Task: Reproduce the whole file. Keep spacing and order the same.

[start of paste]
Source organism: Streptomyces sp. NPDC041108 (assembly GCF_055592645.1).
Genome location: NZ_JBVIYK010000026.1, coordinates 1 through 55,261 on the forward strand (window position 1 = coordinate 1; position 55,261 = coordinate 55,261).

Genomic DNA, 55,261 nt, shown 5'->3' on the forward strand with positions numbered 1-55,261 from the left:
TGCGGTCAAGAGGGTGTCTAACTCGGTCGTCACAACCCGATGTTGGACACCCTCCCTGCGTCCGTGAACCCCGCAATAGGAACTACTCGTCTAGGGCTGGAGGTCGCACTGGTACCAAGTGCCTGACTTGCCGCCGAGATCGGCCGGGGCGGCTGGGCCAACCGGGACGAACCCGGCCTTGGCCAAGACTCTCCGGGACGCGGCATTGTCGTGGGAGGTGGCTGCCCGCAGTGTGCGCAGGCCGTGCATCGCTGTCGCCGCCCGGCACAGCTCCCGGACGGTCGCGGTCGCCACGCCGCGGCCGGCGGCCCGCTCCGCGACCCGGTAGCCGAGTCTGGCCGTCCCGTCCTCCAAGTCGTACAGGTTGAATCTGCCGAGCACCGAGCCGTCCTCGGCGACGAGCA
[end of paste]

Source organism: Streptomyces sp. NPDC041108 (assembly GCF_055592645.1).
Genome location: NZ_JBVIYK010000026.1, coordinates 1 through 55,261 on the forward strand (window position 1 = coordinate 1; position 55,261 = coordinate 55,261).

Genomic DNA, 55,261 nt, shown 5'->3' on the forward strand with positions numbered 1-55,261 from the left:
TGCGGTCAAGAGGGTGTCTAACTCGGTCGTCACAACCCGATGTTGGACACCCTCCCTGCGTCCGTGAACCCCGCAATAGGAACTACTCGTCTAGGGCTGGAGGTCGCACTGGTACCAAGTGCCTGACTTGCCGCCGAGATCGGCCGGGGCGGCTGGGCCAACCGGGACGAACCCGGCCTTGGCCAAGACTCTCCGGGACGCGGCATTGTCGTGGGAGGTGGCTGCCCGCAGTGTGCGCAGGCCGTGCATCGCTGTCGCCGCCCGGCACAGCTCCCGGACGGTCGCGGTCGCCACGCCGCGGCCGGCGGCCCGCTCCGCGACCCGGTAGCCGAGTCTGGCCGTCCCGTCCTCCAAGTCGTACAGGTTGAATCTGCCGAGCACCGAGCCGTCCTCGGCGACGAGCA